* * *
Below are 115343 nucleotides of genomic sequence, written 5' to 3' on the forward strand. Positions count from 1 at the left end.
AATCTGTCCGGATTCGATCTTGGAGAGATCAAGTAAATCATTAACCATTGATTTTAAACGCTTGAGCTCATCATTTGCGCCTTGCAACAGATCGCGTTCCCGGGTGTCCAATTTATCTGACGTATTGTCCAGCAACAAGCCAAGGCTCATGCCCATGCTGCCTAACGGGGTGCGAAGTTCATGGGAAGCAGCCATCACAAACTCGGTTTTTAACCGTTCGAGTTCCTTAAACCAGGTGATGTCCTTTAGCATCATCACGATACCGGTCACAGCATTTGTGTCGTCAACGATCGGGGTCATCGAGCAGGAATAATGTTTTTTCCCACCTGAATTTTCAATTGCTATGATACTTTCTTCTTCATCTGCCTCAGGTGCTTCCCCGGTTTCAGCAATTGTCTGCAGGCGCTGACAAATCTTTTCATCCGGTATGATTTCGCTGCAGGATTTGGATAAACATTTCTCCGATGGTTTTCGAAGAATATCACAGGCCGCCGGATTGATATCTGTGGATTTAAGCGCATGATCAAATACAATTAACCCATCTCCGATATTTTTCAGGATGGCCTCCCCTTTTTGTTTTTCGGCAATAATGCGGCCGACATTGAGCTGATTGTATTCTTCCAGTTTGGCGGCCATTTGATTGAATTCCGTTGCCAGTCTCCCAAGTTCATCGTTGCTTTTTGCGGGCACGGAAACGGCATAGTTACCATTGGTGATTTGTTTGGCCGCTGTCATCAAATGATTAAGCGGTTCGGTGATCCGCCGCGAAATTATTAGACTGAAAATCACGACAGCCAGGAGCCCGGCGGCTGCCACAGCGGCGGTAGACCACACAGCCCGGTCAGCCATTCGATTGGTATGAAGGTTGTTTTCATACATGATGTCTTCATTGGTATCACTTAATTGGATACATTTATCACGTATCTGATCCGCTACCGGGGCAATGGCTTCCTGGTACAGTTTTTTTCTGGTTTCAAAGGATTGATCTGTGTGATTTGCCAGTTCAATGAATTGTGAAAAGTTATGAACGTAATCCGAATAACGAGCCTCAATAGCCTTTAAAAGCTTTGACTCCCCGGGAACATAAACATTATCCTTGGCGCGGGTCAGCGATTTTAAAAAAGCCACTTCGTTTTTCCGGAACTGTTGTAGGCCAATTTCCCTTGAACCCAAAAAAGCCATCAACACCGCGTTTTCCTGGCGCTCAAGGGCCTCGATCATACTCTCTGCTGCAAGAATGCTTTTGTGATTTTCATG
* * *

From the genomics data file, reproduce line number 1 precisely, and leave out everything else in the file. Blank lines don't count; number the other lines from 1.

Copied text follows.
Below are 115343 nucleotides of genomic sequence, written 5' to 3' on the forward strand. Positions count from 1 at the left end.